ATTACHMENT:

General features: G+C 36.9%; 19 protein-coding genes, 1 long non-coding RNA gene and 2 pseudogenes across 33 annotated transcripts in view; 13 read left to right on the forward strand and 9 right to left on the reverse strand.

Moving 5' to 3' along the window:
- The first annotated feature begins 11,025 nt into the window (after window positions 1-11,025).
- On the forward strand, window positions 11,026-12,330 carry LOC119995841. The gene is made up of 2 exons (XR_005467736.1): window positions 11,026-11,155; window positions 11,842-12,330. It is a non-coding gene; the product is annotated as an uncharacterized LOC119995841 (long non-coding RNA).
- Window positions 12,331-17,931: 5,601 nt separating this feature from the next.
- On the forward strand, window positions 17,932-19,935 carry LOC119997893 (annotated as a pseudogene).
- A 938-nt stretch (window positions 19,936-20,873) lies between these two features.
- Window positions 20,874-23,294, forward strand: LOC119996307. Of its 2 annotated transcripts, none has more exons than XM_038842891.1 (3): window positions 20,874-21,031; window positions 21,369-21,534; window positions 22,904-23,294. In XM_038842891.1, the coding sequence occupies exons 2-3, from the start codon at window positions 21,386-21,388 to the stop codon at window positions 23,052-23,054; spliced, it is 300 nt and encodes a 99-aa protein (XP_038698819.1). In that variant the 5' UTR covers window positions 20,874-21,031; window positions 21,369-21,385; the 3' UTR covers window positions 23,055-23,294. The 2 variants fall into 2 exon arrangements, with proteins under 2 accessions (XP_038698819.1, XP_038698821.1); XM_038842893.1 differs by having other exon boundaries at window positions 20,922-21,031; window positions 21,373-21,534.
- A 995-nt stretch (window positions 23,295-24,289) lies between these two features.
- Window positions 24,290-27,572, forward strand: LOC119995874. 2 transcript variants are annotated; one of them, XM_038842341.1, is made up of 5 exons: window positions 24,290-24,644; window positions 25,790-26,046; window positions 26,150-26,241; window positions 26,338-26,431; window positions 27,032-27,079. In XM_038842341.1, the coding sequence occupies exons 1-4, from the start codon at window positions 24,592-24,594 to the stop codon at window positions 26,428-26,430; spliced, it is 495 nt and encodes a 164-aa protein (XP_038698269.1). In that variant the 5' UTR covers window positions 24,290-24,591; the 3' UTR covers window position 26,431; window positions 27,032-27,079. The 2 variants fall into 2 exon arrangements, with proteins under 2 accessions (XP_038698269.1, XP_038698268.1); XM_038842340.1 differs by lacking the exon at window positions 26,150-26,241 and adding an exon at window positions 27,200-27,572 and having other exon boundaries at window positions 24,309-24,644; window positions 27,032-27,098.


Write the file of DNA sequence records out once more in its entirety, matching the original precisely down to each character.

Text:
General features: G+C 36.9%; 19 protein-coding genes, 1 long non-coding RNA gene and 2 pseudogenes across 33 annotated transcripts in view; 13 read left to right on the forward strand and 9 right to left on the reverse strand.

Moving 5' to 3' along the window:
- The first annotated feature begins 11,025 nt into the window (after window positions 1-11,025).
- On the forward strand, window positions 11,026-12,330 carry LOC119995841. The gene is made up of 2 exons (XR_005467736.1): window positions 11,026-11,155; window positions 11,842-12,330. It is a non-coding gene; the product is annotated as an uncharacterized LOC119995841 (long non-coding RNA).
- Window positions 12,331-17,931: 5,601 nt separating this feature from the next.
- On the forward strand, window positions 17,932-19,935 carry LOC119997893 (annotated as a pseudogene).
- A 938-nt stretch (window positions 19,936-20,873) lies between these two features.
- Window positions 20,874-23,294, forward strand: LOC119996307. Of its 2 annotated transcripts, none has more exons than XM_038842891.1 (3): window positions 20,874-21,031; window positions 21,369-21,534; window positions 22,904-23,294. In XM_038842891.1, the coding sequence occupies exons 2-3, from the start codon at window positions 21,386-21,388 to the stop codon at window positions 23,052-23,054; spliced, it is 300 nt and encodes a 99-aa protein (XP_038698819.1). In that variant the 5' UTR covers window positions 20,874-21,031; window positions 21,369-21,385; the 3' UTR covers window positions 23,055-23,294. The 2 variants fall into 2 exon arrangements, with proteins under 2 accessions (XP_038698819.1, XP_038698821.1); XM_038842893.1 differs by having other exon boundaries at window positions 20,922-21,031; window positions 21,373-21,534.
- A 995-nt stretch (window positions 23,295-24,289) lies between these two features.
- Window positions 24,290-27,572, forward strand: LOC119995874. 2 transcript variants are annotated; one of them, XM_038842341.1, is made up of 5 exons: window positions 24,290-24,644; window positions 25,790-26,046; window positions 26,150-26,241; window positions 26,338-26,431; window positions 27,032-27,079. In XM_038842341.1, the coding sequence occupies exons 1-4, from the start codon at window positions 24,592-24,594 to the stop codon at window positions 26,428-26,430; spliced, it is 495 nt and encodes a 164-aa protein (XP_038698269.1). In that variant the 5' UTR covers window positions 24,290-24,591; the 3' UTR covers window position 26,431; window positions 27,032-27,079. The 2 variants fall into 2 exon arrangements, with proteins under 2 accessions (XP_038698269.1, XP_038698268.1); XM_038842340.1 differs by lacking the exon at window positions 26,150-26,241 and adding an exon at window positions 27,200-27,572 and having other exon boundaries at window positions 24,309-24,644; window positions 27,032-27,098.